Secondly, I should have known the book was going to be a failure when I read the words at the top of the back cover: "In a world of manipulated reality, what does it truly mean to be human?" The plot of "what does it mean to be human" has been run into the ground so many different ways and hardly any of them live up to the task of tackling that question! Bingo! Recursion fails miserably at the attempt to answer this ultimate question.

Eva is the third character in the limelight cast and whose introductory chapter is actually quite enticing.
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Format: Paperback
Ballantyne's debut novel follows three characters in three different timelines.
In the earliest period, Eva is a suicidal waitress. On her well-planned second attempt to commit suicide by overdose, she was miraculously raised from the dead and sent to a facility for therapy.
Eva has long been convinced that an Intelligence has raised itself to awareness on the internet and is watching Humanity. No one believes her and now she is also hearing the voice of her dead brother in her head.
About a century later Constantine Storey is sent to a top-level meeting. Constantine is something of a secret agent, working for the Environment Agency, the nature of whose business is somewhat unclear.
Constantine also hears voices in his head, but they are drug-based additional personalities who possess additional skills for Constantine's use.
The meeting is to decide whether or not to launch the first interstellar colony ship which will be accompanied by a terraforming AI. There are concerns as to whether the warp drive was invented by humans or by AIs and Constantine himself is forced to question his own reality.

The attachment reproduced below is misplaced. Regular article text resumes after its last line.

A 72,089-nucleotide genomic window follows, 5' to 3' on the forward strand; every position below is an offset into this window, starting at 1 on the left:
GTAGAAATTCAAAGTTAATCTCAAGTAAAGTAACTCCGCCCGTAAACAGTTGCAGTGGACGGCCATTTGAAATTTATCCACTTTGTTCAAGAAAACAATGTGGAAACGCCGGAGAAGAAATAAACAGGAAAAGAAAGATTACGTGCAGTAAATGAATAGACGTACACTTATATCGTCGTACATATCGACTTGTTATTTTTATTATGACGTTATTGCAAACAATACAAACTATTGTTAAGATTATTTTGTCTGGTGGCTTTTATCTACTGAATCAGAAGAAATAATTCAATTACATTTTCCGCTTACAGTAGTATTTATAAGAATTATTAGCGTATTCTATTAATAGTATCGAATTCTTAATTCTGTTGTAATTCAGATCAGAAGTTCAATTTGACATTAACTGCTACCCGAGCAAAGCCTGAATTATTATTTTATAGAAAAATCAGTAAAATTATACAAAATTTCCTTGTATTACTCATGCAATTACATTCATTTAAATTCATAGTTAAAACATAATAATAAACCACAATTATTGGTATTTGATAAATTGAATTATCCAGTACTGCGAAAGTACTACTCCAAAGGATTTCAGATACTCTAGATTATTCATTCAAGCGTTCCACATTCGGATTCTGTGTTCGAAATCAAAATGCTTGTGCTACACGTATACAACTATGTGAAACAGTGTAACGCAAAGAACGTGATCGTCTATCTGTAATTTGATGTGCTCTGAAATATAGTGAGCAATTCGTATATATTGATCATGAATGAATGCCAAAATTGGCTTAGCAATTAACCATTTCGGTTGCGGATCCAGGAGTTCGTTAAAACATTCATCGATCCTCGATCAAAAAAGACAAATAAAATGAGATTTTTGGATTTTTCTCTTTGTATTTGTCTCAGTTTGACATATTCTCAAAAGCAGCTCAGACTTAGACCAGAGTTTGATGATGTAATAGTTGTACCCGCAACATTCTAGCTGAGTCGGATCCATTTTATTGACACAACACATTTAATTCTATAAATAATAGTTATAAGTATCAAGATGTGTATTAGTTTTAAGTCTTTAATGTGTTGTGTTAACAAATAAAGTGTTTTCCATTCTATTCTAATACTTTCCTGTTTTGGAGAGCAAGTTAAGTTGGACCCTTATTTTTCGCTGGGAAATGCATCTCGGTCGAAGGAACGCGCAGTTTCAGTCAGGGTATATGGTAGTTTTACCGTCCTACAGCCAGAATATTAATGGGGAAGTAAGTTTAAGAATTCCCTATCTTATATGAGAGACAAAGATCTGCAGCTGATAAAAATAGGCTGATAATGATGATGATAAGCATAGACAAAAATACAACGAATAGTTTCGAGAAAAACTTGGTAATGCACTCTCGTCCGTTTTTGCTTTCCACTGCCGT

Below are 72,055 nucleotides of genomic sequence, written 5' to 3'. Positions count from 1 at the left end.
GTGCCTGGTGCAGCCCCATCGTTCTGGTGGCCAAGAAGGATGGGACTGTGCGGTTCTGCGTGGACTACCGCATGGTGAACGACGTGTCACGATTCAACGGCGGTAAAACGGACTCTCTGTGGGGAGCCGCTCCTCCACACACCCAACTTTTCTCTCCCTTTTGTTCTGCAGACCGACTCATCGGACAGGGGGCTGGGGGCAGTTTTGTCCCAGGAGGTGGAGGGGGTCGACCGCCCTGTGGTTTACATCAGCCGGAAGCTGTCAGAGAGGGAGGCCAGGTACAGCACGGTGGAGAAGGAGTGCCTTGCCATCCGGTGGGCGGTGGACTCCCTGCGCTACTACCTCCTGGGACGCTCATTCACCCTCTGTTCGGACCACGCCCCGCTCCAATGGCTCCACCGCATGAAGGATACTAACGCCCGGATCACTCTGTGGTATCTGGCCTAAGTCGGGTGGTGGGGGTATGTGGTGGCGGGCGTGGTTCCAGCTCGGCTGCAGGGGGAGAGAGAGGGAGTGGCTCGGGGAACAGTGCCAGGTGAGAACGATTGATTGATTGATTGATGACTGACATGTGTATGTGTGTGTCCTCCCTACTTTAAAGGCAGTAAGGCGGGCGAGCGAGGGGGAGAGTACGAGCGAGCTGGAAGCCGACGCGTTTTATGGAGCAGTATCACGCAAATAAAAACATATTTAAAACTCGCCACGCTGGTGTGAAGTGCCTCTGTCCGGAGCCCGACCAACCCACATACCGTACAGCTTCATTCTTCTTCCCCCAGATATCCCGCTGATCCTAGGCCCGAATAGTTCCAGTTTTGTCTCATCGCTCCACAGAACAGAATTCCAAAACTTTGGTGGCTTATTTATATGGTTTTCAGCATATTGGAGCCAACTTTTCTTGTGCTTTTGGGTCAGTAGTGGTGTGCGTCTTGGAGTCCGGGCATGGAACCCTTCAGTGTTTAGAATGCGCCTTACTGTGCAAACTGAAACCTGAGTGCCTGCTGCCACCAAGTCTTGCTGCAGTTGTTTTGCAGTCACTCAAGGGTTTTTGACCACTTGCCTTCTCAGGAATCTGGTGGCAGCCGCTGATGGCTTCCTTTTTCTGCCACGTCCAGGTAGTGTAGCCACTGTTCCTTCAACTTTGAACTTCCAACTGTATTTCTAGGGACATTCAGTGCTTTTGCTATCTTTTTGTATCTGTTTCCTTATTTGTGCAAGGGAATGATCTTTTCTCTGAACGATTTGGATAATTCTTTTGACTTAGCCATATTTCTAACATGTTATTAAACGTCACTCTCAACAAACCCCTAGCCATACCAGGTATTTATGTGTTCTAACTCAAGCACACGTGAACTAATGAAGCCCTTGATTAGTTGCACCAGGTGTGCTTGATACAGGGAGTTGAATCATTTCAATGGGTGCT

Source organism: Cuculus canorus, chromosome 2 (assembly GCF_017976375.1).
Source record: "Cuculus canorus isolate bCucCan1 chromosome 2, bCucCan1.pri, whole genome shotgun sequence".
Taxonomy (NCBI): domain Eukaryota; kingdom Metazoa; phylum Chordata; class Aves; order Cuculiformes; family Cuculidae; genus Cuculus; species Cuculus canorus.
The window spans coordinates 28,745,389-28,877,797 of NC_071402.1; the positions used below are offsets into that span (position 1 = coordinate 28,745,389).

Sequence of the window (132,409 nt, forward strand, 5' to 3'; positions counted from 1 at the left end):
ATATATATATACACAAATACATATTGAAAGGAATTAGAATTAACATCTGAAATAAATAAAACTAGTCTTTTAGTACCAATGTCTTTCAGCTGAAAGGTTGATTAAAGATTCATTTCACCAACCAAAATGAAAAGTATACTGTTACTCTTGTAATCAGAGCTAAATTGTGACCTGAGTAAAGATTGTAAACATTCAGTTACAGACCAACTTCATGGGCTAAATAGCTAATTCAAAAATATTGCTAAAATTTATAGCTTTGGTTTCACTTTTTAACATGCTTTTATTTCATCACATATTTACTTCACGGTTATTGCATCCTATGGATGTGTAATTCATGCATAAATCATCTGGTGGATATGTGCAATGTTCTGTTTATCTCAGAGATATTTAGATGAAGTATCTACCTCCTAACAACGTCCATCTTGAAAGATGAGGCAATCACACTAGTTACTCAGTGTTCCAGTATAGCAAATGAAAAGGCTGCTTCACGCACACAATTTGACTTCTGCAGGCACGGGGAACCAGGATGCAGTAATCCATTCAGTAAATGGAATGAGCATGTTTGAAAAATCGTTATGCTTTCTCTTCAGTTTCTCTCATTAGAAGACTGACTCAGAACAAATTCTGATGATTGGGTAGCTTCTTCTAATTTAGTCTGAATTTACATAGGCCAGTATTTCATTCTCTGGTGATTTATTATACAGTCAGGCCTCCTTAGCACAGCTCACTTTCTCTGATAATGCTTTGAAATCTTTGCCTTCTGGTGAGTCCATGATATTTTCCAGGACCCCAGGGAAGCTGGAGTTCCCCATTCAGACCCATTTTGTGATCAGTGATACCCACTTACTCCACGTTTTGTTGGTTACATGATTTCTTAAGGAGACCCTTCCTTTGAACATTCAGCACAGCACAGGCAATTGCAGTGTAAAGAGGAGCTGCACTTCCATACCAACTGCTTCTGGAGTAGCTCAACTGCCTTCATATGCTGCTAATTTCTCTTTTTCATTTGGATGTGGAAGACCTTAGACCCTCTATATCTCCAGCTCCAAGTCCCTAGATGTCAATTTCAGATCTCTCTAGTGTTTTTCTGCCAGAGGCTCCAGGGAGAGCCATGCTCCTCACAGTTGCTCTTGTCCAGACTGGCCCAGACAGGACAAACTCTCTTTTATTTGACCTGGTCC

A hundred years on from this, Herb is a wealthy spoilt techie who has infested a world with his own Von Neumann machines in an attempt to create his own city. This has gone horribly wrong and the planet is now a seething mass of voracious machines.
The Environment Agency have been watching him however, and he and his ship are boarded by one Robert Johnson, who conscripts Herb to join a war against something so vast it takes up a scary percentage of the galaxy.
It's a very clever piece of work. Ballantyne makes it clear that there are connections between the three, but you have to get a long way into the novel before things start matching up and a pattern emerges logically and inevitably.
Ballantyne is a fairly recent addition to the British SF scene of the Noughties, and it will be interesting to see the direction in which his work goes.
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Format: Paperback
I'll give it a B or even a B+, which isn't at all bad for a first-timer. He's dealing with characters who are not sure (at times) whether they're real humans or software copies, so yes, character development might get a little dicey.

He deals with it well. Looking for further work from Mr. Ballantyne.